Stroke four days after vaccination with a vector-based SARS-CoV-2 vaccine : Journal of Family Medicine and Primary Care

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Stroke four days after vaccination with a vector-based SARS-CoV-2 vaccine

Finsterer, Josef

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Journal of Family Medicine and Primary Care 11(11):p 7491-7492, November 2022. | DOI: 10.4103/jfmpc.jfmpc_814_21
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Since the introduction of both the vector-based and the messenger ribonucleic acid (mRNA)-based SARS-CoV-2 vaccines, adverse reactions have been occasionally reported, either in the medical literature or in public media.[1,2] One of these side effects is venous or arterial thrombosis due to suspected hypercoagulability.[3] Ischaemic stroke shortly after vaccination with a vector-based SARS-CoV-2 vaccine has been only rarely reported.

The patient is a 29-year-old, smoking, human immunodeficiency virus (HIV)-negative female, who was hospitalised at a primary care unit for acute onset vertigo and dysarthria a few hours after sexual intercourse. Cerebral imaging was not performed. She was discharged after improvement of symptoms within 1 day of observation. Vertigo completely resolved within the next 2 days. An outpatient neurologist recommended a cerebral magentic resonance imagign (MRI) which, 11 days after onset, showed a right cerebellar, subacute ischaemic lesion [Figure 1]. She did not carry any classical cardiovascular risk factors except for smoking but 4 days prior to the cerebrovascular event, she had undergone a first vaccination with a vector-based SARS-CoV-2 vaccine. Workup for other possible causes of cerebellar stroke revealed a positive bubble test, suggesting a patient foramen ovale (PFO), which was confirmed transesophageal echocardiography. The previous history was only positive for sepsis at 3 years of age. Clinical neurologic exam only revealed discrete ataxia on the left lower leg. Blood tests were non-informative. Serum interleukin-6 was 3.2 pg/mL (n, 0–7 pg/mL). The APC resistance was mildly increased. There was no indication for deep venous thrombosis. Cerebral MRI 19 days after the stroke confirmed the previously detected ischaemic lesion in the right cerebellar hemisphere with a tendency of regression in size. Time-of-flight-angiography did not show occlusion, stenosis, or atherosclerosis of intracerebral arteries. The patient was discharged symptom-free after 6 days with the recommendation to regularly take acetylsalicylic acid. She is currently scheduled for PFO closure with a device.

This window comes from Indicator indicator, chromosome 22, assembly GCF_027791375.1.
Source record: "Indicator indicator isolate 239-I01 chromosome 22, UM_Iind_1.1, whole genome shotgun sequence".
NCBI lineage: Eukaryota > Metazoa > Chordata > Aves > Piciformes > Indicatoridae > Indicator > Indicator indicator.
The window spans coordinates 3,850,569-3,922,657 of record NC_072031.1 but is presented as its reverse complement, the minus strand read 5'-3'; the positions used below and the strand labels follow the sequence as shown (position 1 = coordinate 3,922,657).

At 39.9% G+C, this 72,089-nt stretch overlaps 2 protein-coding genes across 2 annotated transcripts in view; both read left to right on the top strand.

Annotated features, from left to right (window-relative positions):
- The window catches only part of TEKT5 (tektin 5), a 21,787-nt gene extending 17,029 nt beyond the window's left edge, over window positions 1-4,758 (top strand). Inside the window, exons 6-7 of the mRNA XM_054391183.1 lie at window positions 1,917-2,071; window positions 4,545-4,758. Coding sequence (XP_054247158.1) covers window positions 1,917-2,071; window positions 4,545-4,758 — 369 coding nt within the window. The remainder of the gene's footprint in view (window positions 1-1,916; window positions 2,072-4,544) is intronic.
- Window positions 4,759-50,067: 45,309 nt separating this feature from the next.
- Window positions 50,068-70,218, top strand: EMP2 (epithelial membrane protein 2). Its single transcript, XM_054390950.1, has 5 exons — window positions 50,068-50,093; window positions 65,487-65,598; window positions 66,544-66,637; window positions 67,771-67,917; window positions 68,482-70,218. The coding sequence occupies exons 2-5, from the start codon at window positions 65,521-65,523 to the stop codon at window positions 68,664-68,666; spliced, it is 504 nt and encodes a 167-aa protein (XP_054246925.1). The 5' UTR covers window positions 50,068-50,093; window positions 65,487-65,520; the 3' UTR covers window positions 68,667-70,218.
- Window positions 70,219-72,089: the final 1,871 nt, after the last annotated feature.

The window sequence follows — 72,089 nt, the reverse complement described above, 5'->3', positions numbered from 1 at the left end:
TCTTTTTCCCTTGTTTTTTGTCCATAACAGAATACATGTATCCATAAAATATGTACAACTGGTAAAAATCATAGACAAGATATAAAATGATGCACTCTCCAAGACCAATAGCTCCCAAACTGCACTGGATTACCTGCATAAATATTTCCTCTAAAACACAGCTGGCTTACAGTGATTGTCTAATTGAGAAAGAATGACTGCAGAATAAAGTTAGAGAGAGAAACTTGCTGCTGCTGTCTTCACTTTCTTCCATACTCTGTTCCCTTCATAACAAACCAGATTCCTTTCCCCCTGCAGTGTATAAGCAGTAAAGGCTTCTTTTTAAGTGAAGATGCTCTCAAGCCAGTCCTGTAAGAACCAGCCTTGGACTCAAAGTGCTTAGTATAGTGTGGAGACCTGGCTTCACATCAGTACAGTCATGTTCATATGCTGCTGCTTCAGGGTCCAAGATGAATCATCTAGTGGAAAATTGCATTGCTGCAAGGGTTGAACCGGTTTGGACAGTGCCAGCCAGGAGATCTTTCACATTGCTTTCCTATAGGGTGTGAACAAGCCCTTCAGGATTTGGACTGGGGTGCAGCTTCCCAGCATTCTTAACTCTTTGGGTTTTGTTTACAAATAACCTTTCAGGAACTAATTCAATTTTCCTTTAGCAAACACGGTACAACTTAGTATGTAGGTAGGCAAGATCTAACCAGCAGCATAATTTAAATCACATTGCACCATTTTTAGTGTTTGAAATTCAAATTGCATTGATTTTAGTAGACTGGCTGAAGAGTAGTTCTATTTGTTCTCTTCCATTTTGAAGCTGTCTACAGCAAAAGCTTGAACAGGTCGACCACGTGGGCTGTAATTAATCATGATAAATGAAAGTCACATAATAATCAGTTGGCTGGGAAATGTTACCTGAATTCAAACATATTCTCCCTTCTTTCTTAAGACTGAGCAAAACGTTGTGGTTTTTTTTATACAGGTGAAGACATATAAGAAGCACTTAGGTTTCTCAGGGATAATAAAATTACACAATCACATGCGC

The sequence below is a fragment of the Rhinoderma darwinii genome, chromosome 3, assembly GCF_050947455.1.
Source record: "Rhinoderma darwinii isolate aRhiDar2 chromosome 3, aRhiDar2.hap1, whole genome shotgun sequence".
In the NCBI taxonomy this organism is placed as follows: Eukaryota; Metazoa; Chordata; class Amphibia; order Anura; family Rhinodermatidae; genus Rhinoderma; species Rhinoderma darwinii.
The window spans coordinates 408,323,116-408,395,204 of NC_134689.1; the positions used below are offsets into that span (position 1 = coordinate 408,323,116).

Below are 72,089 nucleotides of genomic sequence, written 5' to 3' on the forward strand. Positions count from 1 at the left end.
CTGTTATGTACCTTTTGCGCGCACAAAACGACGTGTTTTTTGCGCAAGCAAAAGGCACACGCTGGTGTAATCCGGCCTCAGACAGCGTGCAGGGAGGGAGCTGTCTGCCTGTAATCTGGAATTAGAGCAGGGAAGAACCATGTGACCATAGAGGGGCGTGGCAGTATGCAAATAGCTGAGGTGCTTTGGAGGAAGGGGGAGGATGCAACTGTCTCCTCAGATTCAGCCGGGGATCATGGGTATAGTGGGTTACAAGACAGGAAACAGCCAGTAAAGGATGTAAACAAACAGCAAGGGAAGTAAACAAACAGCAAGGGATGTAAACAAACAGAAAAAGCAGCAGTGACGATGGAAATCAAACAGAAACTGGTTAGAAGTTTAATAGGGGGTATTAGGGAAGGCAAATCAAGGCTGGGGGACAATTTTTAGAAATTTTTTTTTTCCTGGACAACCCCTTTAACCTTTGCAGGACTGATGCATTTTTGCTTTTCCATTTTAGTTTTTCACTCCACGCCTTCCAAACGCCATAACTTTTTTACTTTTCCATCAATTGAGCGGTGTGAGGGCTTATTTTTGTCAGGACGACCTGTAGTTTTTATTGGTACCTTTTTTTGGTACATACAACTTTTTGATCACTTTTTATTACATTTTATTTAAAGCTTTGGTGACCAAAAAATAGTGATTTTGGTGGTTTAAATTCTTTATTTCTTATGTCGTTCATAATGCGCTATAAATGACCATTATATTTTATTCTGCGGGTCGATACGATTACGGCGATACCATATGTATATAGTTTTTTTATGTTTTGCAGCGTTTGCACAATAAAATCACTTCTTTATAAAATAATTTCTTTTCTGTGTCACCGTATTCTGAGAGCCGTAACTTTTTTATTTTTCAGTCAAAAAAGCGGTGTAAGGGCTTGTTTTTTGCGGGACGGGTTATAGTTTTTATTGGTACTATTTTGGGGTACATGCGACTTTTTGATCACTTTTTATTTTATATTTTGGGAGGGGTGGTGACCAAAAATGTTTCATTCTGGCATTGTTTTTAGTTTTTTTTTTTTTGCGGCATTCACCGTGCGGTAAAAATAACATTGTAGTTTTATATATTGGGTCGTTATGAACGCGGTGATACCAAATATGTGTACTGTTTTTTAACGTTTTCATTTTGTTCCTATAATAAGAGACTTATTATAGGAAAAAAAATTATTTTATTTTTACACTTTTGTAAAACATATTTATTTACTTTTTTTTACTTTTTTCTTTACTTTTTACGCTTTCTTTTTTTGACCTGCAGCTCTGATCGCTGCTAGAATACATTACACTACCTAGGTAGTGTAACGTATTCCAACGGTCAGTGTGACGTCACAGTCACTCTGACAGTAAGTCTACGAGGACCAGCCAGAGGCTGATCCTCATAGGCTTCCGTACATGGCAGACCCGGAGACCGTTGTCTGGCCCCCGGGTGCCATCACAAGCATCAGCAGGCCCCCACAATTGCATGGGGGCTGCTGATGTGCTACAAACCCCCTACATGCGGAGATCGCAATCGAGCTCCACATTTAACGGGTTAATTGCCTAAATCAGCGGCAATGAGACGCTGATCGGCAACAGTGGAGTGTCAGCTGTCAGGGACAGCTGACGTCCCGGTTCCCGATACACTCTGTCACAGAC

F1
Figure 1:
Cerebral MRI 11 days after the stroke showing a hyperintensity in the right cerebellar hemisphere on fluid attenuated inversion recovery (FLAIR) and diffusion weighted imaging (DWI), which was slightly hyperintense on apparent diffusion coefficient (ADC), and showed gadolinium enhancement being interpreted as subacute ischaemic lesion with a hyperintense, acute, reperfusion marker (HARM) phenomenon

The presented patient is interesting for juvenile, ischaemic stroke 4 days after vaccination with a vector-based SARS-CoV-2 vaccine in the presence of a PFO. An argument against a Valsalva manoeuvre during sexual intercourse and transmigration of thrombi from the right to the left cardiac chambers is that the patient previously had sexual intercourse several times without ever experiencing a cerebrovascular event. A further argument against paradoxical embolism is the absence of a deep venous thrombosis. Considering that a PFO was truly present, it is nonetheless conceivable that subclinical deep venous thrombosis had occurred and that these thrombi were asymptomatic in the leg but passed to the left atrium and resulted in the cerebellar stroke. An argument in favour of the PFO hypothesis is that venous thrombosis has been previously reported as a complication of vaccination with vector-based SARS-CoV-2 vaccines.[4] However, since there were no indications for deep venous thrombosis, paradoxical embolism was regarded as rather unlikely. Putative neurological side effects of SARS-CoV-2 vaccines so far reported include transverse myelitis, facial palsy, dizziness, headache, pain, muscle spasms, myalgia, and paresthesias.[5] More rarely reported were tremor, diplopia, tinnitus, dysphonia, seizures, and occasionally stroke, Guillain-Barré syndrome, and acute disseminated encephalomyelitis (ADEM).[5] However, establishing any causal link between vaccination and any of these neurologic abnormalities is challenging.[5]

In conclusion, this case shows that juvenile, ischaemic stroke may occur shortly after vaccination with a vector-based SARS-CoV-2 vaccine in a patient with the risk factors smoking and PFO. Whether stroke and vaccination were causally related or not remains speculative.

Declaration of patient consent

Informed consent was obtained.

Ethics committee approval

The study was approved by the institutional review board.

Financial support and sponsorship

Nil.

Conflicts of interest

There are no conflicts of interest.

References

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